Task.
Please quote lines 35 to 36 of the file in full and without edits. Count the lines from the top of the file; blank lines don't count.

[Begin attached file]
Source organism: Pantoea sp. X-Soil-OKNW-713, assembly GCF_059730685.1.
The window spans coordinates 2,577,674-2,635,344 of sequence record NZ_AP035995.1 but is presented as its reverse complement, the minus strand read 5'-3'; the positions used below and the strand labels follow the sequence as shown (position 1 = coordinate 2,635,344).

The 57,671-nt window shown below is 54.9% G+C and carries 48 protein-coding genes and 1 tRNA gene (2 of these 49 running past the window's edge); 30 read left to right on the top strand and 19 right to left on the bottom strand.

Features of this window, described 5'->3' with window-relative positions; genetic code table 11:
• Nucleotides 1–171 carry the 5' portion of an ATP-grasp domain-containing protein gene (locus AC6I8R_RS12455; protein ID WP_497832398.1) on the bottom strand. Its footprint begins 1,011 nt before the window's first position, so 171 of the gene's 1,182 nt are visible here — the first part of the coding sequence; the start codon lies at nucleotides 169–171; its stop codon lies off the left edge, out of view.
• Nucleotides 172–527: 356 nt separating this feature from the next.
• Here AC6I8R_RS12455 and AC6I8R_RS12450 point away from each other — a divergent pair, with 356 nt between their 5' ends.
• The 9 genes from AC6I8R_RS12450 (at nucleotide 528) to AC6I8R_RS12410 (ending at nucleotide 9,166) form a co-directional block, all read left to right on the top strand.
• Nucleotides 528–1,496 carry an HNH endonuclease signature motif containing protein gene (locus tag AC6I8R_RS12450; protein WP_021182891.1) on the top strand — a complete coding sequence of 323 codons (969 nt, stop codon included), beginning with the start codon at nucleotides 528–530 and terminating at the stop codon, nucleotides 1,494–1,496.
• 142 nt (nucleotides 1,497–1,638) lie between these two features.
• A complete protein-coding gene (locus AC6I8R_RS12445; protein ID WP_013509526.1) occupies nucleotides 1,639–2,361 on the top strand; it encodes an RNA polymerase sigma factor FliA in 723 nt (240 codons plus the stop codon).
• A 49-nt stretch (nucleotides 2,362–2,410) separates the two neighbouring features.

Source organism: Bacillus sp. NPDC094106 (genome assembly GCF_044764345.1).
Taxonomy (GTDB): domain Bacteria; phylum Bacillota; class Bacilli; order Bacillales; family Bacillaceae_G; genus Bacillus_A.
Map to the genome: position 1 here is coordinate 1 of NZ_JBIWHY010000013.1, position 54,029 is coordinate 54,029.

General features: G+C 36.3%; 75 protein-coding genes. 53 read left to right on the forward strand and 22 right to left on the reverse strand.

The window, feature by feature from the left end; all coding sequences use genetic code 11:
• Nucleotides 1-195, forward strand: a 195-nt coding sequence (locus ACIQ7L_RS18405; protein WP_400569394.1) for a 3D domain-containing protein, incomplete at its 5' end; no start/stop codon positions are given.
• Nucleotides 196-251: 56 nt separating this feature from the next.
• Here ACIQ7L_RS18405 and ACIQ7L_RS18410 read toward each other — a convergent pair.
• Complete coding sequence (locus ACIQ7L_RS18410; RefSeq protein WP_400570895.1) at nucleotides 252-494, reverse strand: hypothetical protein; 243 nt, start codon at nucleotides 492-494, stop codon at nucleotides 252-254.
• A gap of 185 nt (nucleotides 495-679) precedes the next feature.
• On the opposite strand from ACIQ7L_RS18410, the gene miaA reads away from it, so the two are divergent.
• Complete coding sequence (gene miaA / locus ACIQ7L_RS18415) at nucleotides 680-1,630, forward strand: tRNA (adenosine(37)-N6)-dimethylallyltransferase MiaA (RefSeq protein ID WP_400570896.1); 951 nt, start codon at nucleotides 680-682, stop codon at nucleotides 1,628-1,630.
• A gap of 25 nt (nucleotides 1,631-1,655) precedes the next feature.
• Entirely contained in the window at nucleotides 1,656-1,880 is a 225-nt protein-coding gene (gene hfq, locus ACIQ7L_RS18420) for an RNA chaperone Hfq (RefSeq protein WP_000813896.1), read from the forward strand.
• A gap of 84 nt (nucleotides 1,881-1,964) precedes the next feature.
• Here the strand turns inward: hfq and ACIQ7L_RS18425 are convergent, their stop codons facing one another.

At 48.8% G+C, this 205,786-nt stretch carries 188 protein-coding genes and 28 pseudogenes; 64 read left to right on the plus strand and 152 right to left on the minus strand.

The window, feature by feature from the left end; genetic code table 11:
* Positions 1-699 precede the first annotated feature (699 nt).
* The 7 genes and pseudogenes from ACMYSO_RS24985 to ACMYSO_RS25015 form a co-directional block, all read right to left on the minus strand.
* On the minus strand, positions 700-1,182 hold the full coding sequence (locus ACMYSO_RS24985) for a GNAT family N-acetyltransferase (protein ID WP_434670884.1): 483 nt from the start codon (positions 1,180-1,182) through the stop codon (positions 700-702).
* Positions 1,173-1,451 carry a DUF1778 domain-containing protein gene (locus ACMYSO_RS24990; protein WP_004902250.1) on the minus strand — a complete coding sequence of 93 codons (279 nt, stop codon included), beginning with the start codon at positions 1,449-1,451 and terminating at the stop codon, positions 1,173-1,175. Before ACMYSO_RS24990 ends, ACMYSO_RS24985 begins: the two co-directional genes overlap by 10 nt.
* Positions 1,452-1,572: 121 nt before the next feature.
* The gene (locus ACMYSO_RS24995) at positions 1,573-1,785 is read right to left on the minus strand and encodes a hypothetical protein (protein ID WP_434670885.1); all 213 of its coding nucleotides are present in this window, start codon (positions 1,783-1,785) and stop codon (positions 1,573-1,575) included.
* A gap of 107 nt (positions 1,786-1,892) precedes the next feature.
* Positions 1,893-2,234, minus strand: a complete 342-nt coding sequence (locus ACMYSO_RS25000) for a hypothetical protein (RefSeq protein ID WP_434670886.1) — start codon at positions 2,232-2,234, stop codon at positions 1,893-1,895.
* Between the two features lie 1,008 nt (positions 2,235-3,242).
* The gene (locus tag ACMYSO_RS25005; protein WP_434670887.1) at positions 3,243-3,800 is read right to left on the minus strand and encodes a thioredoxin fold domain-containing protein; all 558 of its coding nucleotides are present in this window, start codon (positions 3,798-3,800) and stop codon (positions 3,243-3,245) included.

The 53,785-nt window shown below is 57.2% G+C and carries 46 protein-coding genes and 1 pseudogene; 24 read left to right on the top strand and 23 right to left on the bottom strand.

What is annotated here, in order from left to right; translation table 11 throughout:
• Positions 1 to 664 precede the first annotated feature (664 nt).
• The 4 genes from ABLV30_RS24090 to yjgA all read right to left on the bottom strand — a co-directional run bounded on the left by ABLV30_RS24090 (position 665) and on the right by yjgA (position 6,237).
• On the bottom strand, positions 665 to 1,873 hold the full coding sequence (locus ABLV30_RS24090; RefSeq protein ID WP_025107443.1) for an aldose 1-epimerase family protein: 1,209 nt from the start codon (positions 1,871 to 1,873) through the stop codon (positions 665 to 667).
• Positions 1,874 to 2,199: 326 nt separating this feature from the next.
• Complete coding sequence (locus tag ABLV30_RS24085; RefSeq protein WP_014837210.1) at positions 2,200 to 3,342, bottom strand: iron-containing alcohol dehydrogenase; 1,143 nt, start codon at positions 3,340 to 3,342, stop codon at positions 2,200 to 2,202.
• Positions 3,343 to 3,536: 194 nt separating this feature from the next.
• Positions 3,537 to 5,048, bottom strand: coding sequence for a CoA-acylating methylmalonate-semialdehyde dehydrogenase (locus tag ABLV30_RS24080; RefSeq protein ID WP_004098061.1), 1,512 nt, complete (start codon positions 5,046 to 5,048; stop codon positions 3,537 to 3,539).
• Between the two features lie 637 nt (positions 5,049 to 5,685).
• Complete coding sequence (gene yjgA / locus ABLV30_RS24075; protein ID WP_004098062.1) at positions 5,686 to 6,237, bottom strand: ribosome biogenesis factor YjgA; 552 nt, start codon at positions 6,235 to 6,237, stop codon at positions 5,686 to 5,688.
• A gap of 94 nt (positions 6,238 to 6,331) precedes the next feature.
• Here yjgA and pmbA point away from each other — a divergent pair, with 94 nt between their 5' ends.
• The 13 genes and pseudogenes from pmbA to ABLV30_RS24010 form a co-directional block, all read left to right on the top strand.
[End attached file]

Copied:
* Positions 1,452-1,572: 121 nt before the next feature.
* The gene (locus ACMYSO_RS24995) at positions 1,573-1,785 is read right to left on the minus strand and encodes a hypothetical protein (protein ID WP_434670885.1); all 213 of its coding nucleotides are present in this window, start codon (positions 1,783-1,785) and stop codon (positions 1,573-1,575) included.